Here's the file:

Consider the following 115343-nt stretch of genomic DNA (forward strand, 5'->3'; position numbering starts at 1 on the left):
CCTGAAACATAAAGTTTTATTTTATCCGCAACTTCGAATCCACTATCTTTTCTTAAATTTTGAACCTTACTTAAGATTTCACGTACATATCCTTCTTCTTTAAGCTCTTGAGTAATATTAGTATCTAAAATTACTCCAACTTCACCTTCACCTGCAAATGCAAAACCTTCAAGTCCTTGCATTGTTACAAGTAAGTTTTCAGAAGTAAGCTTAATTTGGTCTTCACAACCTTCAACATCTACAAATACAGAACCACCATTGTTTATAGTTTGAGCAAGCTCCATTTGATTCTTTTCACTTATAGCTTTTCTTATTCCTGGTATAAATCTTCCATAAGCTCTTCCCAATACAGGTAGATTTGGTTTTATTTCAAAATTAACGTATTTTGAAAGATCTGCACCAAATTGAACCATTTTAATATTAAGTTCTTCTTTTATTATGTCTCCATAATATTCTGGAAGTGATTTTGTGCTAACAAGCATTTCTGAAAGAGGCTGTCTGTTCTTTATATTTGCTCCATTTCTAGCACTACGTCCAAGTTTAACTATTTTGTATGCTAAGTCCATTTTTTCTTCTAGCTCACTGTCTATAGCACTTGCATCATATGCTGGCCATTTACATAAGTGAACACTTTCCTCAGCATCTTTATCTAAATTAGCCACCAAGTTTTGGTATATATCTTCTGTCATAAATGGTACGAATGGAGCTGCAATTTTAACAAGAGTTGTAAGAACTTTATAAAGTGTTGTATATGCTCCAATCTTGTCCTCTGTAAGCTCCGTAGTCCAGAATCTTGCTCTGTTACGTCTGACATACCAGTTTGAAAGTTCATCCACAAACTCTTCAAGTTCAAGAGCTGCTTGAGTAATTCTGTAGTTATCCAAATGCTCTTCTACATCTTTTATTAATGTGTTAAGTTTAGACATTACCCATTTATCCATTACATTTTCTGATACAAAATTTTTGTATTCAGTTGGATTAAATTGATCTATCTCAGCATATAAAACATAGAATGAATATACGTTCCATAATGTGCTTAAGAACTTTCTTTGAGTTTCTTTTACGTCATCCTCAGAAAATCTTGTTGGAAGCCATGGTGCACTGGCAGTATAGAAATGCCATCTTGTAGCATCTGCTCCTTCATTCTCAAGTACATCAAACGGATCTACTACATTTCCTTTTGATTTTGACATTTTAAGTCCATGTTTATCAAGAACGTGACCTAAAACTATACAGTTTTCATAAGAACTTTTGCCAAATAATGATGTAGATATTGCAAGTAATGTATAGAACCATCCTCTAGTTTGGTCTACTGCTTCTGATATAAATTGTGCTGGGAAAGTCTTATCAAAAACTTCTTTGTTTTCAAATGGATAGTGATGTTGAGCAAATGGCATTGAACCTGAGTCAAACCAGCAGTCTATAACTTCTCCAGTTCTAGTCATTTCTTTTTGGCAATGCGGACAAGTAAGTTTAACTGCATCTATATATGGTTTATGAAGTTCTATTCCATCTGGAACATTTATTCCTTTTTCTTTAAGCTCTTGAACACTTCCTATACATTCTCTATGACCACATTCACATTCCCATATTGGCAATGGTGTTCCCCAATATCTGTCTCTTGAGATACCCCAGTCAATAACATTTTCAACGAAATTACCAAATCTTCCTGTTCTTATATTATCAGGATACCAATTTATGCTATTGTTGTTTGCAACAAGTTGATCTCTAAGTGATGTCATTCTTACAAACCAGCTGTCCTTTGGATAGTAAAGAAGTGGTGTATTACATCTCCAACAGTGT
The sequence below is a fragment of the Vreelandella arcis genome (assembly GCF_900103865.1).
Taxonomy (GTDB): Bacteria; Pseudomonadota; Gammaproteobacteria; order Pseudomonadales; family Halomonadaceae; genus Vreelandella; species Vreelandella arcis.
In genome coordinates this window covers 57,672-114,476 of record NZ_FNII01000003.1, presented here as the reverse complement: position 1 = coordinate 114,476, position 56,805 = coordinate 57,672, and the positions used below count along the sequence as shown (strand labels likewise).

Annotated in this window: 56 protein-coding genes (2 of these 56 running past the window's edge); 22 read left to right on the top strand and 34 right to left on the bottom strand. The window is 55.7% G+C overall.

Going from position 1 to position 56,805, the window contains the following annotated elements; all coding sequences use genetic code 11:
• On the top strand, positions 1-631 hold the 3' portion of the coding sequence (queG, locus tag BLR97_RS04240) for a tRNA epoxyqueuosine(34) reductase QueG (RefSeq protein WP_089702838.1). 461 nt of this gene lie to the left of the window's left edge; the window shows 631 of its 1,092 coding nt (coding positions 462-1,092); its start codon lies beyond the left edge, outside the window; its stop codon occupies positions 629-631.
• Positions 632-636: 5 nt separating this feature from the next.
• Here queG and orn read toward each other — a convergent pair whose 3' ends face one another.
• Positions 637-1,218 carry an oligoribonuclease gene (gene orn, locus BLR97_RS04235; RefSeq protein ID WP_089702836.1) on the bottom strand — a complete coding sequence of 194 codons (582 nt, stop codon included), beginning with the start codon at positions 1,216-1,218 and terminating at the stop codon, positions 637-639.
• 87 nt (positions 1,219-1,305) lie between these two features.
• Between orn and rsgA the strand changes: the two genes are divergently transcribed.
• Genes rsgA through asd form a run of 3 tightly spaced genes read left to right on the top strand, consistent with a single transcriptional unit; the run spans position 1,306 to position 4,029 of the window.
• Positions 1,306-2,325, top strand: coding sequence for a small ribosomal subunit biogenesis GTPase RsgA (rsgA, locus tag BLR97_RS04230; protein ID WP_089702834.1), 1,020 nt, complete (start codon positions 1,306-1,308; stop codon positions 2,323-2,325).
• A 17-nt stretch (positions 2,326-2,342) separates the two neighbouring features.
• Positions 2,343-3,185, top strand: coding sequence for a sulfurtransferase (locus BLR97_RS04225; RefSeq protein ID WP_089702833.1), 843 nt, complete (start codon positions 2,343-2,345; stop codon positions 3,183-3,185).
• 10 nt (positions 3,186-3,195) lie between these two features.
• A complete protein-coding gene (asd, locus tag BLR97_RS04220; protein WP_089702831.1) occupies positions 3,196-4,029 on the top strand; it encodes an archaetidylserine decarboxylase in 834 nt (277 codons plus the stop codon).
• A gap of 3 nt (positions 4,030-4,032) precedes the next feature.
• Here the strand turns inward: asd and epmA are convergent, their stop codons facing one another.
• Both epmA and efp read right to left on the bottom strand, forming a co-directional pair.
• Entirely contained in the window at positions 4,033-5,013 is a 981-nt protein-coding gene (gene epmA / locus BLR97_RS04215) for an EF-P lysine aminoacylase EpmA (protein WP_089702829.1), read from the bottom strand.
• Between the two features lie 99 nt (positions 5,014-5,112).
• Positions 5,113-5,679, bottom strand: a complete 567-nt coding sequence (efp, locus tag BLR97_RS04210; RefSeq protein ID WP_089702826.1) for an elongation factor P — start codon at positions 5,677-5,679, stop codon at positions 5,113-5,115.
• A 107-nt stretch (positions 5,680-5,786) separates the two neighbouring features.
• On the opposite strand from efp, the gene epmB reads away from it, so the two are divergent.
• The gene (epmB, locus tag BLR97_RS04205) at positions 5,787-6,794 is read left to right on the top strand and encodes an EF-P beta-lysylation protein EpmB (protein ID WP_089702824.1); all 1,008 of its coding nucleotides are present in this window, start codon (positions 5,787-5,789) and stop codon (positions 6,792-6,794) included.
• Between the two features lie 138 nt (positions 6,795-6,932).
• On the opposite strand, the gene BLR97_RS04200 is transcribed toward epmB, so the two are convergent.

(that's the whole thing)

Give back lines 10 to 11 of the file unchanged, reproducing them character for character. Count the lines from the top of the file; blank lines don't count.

• Here queG and orn read toward each other — a convergent pair whose 3' ends face one another.
• Positions 637-1,218 carry an oligoribonuclease gene (gene orn, locus BLR97_RS04235; RefSeq protein ID WP_089702836.1) on the bottom strand — a complete coding sequence of 194 codons (582 nt, stop codon included), beginning with the start codon at positions 1,216-1,218 and terminating at the stop codon, positions 637-639.